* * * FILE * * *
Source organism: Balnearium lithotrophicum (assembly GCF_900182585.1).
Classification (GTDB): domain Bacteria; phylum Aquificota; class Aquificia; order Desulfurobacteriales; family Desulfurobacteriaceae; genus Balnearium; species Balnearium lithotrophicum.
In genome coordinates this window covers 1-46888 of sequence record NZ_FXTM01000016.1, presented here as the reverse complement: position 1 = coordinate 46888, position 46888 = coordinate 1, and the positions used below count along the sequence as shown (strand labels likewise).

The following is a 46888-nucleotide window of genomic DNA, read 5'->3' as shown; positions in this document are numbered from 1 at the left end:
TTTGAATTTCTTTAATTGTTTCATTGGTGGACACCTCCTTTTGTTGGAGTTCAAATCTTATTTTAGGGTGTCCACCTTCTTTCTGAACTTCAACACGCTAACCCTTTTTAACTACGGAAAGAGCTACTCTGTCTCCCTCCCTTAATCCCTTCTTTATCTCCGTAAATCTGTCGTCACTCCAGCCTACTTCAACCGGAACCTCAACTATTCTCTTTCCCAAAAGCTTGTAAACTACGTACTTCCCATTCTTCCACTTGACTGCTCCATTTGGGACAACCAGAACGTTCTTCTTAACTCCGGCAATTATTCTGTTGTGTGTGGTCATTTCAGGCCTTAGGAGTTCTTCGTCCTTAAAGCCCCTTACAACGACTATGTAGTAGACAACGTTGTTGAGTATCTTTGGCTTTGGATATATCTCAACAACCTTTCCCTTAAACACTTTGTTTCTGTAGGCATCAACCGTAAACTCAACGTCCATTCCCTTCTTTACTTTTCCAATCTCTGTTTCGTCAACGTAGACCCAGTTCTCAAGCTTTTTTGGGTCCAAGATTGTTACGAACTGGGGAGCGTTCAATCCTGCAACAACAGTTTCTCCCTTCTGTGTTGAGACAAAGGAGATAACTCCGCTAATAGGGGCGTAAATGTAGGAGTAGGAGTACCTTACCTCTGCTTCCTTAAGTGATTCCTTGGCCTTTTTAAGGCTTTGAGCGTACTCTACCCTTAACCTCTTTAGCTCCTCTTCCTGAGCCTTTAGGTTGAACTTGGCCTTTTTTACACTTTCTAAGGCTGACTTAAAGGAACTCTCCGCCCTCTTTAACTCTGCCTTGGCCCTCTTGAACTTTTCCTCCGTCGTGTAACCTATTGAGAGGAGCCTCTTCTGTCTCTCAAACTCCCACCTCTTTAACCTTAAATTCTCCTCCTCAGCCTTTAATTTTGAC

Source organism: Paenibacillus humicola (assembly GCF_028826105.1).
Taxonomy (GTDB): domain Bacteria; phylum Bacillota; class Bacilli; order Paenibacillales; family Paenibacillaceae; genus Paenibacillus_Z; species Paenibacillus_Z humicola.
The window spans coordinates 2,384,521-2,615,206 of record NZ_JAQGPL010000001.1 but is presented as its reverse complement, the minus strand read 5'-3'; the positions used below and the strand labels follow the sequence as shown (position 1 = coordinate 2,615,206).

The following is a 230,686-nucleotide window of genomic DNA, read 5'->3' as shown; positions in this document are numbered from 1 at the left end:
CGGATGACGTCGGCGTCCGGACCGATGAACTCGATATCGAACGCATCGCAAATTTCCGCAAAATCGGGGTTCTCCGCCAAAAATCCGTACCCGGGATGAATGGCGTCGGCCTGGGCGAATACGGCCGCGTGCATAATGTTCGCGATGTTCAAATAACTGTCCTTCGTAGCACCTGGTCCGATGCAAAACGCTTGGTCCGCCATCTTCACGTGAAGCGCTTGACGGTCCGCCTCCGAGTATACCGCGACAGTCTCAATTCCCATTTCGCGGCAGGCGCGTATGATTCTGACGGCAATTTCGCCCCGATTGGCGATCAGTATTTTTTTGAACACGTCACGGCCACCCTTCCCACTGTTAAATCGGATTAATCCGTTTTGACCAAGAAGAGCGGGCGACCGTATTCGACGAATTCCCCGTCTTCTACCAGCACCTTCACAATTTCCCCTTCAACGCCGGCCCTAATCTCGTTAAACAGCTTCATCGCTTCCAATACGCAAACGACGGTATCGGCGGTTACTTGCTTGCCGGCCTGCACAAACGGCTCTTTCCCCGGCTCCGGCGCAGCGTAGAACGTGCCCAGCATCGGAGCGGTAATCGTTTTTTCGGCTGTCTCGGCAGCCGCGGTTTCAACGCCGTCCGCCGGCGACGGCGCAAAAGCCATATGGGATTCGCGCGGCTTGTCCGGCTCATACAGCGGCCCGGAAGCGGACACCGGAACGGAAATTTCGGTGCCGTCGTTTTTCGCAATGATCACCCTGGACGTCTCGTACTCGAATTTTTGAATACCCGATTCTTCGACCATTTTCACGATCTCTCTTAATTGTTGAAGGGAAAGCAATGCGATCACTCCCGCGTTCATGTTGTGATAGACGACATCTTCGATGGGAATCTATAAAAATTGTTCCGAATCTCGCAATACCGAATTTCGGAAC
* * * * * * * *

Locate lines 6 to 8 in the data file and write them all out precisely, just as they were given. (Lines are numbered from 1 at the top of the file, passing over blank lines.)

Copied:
Source organism: Paenibacillus humicola (assembly GCF_028826105.1).
Taxonomy (GTDB): domain Bacteria; phylum Bacillota; class Bacilli; order Paenibacillales; family Paenibacillaceae; genus Paenibacillus_Z; species Paenibacillus_Z humicola.
The window spans coordinates 2,384,521-2,615,206 of record NZ_JAQGPL010000001.1 but is presented as its reverse complement, the minus strand read 5'-3'; the positions used below and the strand labels follow the sequence as shown (position 1 = coordinate 2,615,206).